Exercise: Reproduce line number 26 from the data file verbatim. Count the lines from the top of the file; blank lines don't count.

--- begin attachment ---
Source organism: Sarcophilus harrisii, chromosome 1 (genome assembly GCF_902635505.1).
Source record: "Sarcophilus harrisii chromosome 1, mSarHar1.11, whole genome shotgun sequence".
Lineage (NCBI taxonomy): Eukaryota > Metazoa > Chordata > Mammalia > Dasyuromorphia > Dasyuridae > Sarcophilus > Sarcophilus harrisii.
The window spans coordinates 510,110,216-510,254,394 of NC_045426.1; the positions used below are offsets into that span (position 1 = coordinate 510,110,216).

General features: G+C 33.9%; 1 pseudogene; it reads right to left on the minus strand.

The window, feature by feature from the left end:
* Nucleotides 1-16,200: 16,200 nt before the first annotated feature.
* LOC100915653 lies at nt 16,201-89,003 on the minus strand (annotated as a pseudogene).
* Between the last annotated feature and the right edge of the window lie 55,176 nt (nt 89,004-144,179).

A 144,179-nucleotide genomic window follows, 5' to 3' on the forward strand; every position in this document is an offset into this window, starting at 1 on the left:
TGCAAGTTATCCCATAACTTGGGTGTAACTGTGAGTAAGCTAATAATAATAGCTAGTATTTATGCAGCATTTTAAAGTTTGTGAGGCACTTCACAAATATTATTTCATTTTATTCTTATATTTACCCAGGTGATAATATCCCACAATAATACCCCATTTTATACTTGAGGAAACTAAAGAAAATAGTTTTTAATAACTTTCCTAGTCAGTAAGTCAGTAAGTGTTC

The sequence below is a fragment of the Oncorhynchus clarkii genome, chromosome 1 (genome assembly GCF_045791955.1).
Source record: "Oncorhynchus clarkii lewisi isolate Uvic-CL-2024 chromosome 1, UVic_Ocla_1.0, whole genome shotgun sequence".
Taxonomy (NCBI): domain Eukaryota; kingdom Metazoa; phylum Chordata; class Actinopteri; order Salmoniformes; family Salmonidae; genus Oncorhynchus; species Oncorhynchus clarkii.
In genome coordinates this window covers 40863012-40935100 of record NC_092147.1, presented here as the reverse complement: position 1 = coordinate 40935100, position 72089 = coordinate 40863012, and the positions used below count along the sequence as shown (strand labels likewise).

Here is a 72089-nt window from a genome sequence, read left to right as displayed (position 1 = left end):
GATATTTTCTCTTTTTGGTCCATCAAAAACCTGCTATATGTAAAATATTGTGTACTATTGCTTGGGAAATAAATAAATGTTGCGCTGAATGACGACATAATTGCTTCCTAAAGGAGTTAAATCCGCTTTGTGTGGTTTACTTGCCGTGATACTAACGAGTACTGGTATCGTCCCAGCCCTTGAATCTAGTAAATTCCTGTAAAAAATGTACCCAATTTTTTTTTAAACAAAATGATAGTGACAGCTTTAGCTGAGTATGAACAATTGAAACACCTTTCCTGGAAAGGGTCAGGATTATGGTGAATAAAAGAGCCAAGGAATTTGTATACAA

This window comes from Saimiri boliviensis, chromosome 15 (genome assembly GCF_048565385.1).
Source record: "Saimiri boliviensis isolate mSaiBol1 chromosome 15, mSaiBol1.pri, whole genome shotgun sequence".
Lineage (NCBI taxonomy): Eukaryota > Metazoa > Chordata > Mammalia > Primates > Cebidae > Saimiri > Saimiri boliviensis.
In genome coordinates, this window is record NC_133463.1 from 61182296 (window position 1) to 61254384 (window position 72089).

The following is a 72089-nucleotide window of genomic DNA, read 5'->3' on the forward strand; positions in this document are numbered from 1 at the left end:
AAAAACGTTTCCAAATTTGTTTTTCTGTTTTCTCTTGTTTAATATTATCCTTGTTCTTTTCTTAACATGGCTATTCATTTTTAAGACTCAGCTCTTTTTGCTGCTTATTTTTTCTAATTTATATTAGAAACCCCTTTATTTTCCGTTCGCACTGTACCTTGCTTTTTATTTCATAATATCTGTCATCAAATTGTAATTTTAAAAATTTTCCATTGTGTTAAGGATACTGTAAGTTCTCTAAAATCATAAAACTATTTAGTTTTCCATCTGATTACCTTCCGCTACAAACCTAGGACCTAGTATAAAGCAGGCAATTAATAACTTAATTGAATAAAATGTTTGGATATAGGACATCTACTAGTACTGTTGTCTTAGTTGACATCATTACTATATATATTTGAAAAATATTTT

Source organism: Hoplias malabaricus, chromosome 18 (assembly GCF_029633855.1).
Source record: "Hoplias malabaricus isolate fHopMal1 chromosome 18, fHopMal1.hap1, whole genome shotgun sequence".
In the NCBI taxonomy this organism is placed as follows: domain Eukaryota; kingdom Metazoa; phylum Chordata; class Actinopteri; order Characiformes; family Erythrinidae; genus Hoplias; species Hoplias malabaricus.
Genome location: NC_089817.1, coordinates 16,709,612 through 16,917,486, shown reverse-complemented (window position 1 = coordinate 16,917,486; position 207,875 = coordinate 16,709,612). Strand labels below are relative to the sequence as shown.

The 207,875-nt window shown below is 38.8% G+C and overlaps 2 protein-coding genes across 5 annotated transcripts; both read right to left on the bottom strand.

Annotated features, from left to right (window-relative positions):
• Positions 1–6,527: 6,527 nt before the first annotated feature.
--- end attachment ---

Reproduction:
In the NCBI taxonomy this organism is placed as follows: domain Eukaryota; kingdom Metazoa; phylum Chordata; class Actinopteri; order Characiformes; family Erythrinidae; genus Hoplias; species Hoplias malabaricus.